Recent  research by business experts has revealed that relationships between employees and employers has been steadily deteriorating.

The study included  almost 200 employees in different areas and looked at the effects that abusive bosses have on their workers.  The researchers compared responses among two groups – those who reported abuse from their bosses on a daily basis, and those who did not.

There was a stark contrast between the two groups.  In the group reporting daily abuse, 30 percent said they had slowed their pace of work or made errors intentionally, compared to just six percent from the other group.  In the daily abuse group, almost 30 percent hid from the boss, compared with just four percent from the other group.   In the daily abuse group, again about one-third reported giving less than their best effort, compared with just 10 percent in the other group.  One-third in the abuse group also reported taking sick time when not ill, compared with just four percent in the other group.  And more than 25 percent in the abuse group reported taking more and longer breaks than normal, compared with seven percent in the other group.

The research also showed that those in the non-abuse group were much more apt to take the initiative in confronting problems they experienced at work.

The researchers said that the study does not establish a causal relationship between employer abuse and the reported behaviors.  It is conceivable, they said, that the harsh managerial style of the boss is actually caused by his or her employees poor work performance to begin with.  What is clear, the researchers said, is that relations between employers and workers are among the worst that they’ve ever been.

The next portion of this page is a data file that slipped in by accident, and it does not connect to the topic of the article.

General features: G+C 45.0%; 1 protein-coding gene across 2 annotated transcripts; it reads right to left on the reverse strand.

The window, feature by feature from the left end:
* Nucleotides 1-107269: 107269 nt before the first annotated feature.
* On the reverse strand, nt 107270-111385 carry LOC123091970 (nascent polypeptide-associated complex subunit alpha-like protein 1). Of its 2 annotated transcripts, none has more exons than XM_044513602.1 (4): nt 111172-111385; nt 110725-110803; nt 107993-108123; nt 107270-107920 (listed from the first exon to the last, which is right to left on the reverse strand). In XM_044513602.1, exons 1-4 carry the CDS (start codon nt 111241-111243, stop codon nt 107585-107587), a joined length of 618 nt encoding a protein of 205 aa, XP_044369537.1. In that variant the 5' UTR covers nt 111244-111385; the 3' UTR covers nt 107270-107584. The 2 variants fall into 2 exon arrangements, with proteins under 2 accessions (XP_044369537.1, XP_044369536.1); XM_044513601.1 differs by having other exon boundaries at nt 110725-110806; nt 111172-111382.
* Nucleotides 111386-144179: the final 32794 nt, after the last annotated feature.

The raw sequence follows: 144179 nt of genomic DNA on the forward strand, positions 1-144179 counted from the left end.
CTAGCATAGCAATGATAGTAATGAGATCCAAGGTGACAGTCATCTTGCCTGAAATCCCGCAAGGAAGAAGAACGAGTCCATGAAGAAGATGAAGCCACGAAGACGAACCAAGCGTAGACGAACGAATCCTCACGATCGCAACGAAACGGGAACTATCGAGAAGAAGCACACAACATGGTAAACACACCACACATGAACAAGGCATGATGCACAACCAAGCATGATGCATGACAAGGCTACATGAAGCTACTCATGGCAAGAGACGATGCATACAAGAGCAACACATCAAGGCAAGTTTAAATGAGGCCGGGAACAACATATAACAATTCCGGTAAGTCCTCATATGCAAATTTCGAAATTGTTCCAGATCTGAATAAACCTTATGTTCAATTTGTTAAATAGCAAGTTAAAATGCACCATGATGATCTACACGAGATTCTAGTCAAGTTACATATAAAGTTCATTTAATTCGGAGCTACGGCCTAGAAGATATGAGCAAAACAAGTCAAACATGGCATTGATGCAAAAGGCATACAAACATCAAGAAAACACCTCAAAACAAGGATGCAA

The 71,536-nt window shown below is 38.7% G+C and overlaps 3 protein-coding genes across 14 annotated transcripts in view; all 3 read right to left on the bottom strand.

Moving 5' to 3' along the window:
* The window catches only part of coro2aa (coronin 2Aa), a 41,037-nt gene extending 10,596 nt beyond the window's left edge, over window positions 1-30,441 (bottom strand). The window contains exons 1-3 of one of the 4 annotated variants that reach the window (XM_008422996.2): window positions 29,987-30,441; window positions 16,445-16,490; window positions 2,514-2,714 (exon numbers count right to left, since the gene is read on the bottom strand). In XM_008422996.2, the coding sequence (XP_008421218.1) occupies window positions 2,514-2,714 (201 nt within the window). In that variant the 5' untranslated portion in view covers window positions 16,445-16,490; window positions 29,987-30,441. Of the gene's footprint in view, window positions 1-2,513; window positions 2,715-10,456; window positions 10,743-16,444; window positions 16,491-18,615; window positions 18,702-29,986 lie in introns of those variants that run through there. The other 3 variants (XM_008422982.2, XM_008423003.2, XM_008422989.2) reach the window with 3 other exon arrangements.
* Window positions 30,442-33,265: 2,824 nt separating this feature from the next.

The researchers emphasized the need for politeness and civility at work, and the importance of good communication.  Communication, they said, is necessary to build trust between labor and management, and without such trust, relationships will deteriorate into adversarial conflicts.

Employees who suffered abuse also reported more anxiety and depression and fatigue.  They were less apt to go above and beyond their basic duties or work longer hours.  Also, abusive relationships drove more people to quit their job than dissatisfaction with salary.

Other reports have shown that customers, clients and patients were also a major source of conflict for many workers.  A national survey showed that almost half of all the workers in the United States have been the target of abuse by the public at some time or other.  This abuse included being yelled at, insulted, or even threatened physically.

No one should have to cringe each time he or she goes to a job. If you’re at the point where the idea of going to work with a loud, disrespectful, perhaps even abusive boss makes you want to hide in a corner, consider speaking with a recruiter at Winston Resources. We have many great temporary, long-term and even direct-hire assignments with some of the NYC-area’s best employers. We look forward to hearing from you.

One Response to “The Affect of Disrespectful Management on Employee Productivity”

  1. Snoglydox

    The problem, to me, is management hires management on office politics, instead of leadership skills; people who rise up on office politics, look to people as stepping stones. The unfortunate result, is the good people leave, and the company never knows what it really can become.


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